Events then leap forward a couple of years and Vaughan has his sight back and is travelling in Italy with his friend. And it is in a Turin church that Vaughan falls in love with a beautiful woman. He despairs he will never see her again, until of course he sees her in London and does what every normal person would do and procures lodgings at the same place where she is staying. Her name is Pauline (and the sensation fiction elements of the book generally attach to her), yet Vaughan makes little progress in the romance department due to her Italian companion Teresa, who says Pauline is ‘not for love or marriage’ and the fact that Pauline is strangely uncommunicative about her pasts or even her likes and dislikes. However, money talks and Pauline’s uncle consents to Vaughan marrying Pauline, on the conditions it happens soon (apparently you can woo someone after you’re married) and that he must never ask anything about her past. Any reader at this point has alarm bells ringing but all Vaughan says is ‘give her to me,’ which I thought was a telling line, in that it shows a very possessive side to Vaughan and also suggests that he perceives Pauline as an object or something to own.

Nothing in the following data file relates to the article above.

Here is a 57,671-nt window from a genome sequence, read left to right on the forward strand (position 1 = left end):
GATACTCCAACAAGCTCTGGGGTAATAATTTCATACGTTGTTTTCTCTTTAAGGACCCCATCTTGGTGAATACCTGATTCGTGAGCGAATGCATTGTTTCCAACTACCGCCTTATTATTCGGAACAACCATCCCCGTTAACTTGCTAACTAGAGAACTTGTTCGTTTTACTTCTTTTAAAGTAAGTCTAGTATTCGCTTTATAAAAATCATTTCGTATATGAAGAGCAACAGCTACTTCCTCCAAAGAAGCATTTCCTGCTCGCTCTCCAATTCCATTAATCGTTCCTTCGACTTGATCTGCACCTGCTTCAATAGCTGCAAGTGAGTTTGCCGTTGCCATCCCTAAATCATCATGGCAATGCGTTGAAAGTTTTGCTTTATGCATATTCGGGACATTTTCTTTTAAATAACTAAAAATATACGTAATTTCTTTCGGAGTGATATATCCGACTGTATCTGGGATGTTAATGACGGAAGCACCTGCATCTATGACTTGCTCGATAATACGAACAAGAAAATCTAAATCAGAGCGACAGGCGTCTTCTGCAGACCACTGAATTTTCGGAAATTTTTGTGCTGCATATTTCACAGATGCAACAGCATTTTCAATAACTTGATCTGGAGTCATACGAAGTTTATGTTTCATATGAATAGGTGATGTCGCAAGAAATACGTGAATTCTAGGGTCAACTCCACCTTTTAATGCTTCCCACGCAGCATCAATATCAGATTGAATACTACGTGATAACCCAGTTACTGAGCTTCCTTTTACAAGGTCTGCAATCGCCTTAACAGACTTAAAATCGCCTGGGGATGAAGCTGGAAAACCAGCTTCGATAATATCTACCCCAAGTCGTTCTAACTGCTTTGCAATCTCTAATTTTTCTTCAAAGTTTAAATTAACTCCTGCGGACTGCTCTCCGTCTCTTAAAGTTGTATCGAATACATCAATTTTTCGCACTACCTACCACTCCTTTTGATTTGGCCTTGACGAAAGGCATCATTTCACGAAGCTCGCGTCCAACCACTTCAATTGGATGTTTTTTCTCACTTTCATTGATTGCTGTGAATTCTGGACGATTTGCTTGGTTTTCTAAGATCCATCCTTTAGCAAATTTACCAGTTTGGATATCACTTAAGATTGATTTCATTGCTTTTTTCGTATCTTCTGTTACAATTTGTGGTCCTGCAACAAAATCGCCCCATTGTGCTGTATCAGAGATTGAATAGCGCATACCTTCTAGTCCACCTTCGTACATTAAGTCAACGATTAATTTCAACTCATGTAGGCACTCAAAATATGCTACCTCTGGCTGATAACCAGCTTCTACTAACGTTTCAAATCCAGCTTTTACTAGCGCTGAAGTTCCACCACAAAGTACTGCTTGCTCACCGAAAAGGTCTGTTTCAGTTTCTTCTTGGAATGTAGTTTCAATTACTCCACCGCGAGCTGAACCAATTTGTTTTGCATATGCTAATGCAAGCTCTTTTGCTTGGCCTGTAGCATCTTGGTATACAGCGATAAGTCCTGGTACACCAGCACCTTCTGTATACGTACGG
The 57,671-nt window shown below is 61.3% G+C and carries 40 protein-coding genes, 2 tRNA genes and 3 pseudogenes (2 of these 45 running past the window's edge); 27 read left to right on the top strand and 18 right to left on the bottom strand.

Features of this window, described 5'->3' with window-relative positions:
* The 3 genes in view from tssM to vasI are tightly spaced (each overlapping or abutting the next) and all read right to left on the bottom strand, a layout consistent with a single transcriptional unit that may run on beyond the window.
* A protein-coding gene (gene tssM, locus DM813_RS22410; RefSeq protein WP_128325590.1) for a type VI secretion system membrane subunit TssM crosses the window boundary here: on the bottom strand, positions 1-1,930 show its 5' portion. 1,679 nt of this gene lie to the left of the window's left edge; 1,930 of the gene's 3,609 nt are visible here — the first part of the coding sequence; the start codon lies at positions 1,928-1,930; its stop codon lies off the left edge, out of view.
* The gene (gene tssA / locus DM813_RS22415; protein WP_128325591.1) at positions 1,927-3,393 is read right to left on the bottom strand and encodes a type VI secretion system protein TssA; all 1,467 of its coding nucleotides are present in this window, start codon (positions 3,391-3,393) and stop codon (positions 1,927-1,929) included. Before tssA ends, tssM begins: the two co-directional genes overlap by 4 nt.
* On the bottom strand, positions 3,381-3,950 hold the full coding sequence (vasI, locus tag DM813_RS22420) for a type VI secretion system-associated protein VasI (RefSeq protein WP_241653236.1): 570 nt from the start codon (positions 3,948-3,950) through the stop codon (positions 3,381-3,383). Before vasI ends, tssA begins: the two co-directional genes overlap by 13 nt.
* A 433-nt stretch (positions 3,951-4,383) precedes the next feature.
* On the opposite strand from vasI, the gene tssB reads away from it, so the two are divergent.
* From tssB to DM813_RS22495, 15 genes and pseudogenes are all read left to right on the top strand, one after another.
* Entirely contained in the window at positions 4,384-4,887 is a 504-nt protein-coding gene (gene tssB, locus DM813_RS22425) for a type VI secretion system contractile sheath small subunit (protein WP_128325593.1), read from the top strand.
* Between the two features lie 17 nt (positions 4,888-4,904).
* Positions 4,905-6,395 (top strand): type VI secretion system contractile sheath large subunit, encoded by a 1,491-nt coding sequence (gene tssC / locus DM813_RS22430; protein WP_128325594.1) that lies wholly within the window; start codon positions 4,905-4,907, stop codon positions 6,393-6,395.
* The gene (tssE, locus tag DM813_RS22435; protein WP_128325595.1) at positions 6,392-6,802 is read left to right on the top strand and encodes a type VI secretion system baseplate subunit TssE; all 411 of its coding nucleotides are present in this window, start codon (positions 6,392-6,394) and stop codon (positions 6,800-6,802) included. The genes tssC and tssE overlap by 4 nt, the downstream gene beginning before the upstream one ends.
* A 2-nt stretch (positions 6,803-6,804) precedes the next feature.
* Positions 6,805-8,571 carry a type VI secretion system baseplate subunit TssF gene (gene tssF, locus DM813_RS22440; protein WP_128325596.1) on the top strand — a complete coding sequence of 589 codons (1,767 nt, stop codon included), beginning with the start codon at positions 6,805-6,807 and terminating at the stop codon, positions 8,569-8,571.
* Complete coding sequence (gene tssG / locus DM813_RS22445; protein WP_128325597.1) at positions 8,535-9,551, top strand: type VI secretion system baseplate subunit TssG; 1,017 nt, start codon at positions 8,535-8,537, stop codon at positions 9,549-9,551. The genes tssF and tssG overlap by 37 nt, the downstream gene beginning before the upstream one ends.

Regret soon follows for Vaughan who begins to wonder if Pauline is capable of love or quite frankly much mental cognition at all. She has an emptiness of personality and Vaughan likened it to a child’s mind, though he appreciates the obedience which comes with it unsurprisingly. Vaughan though is determined to know the truth. As well as searching for Pauline’s uncle who has conveniently disappeared, an onset of delirium on Pauline’s part seems to point the mystery back to the house where the murder Vaughan sort of witnessed, took place all those years ago. The intrigue surrounding that event is gradually dispelled in the rest of the novel. However, I think the latter part of the novel is mainly focused on Vaughan seeking confirmation over Pauline’s purity, entailing an excessive cross country trip across Siberia, although more details concerning the original murder are finalised and there is some interesting comments on relating to criminals and good and evil. The ending centralises on whether Pauline and Vaughan’s marriage, although built on unsure ground, can make it after all.